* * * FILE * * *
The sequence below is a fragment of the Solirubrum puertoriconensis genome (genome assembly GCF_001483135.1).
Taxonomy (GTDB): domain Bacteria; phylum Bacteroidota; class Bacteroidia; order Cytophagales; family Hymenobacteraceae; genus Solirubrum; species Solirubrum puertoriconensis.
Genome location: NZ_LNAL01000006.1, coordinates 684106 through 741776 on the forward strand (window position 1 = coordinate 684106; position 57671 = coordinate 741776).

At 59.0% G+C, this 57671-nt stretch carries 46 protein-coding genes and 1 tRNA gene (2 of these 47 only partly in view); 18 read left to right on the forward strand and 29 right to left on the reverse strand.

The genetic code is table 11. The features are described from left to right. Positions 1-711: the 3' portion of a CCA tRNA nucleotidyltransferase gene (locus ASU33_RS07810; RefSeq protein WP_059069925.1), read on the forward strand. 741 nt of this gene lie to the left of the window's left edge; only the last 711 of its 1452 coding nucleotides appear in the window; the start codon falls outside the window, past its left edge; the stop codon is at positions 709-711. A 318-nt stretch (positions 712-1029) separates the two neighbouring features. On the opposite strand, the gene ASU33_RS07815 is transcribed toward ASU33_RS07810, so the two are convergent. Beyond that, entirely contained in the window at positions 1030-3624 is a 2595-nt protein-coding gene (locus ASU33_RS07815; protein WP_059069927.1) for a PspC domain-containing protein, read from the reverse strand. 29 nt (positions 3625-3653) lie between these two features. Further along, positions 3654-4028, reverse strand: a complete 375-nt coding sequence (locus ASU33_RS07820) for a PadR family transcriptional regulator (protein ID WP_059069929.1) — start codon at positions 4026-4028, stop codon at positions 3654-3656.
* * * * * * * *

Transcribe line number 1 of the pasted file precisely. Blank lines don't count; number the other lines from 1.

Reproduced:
The sequence below is a fragment of the Solirubrum puertoriconensis genome (genome assembly GCF_001483135.1).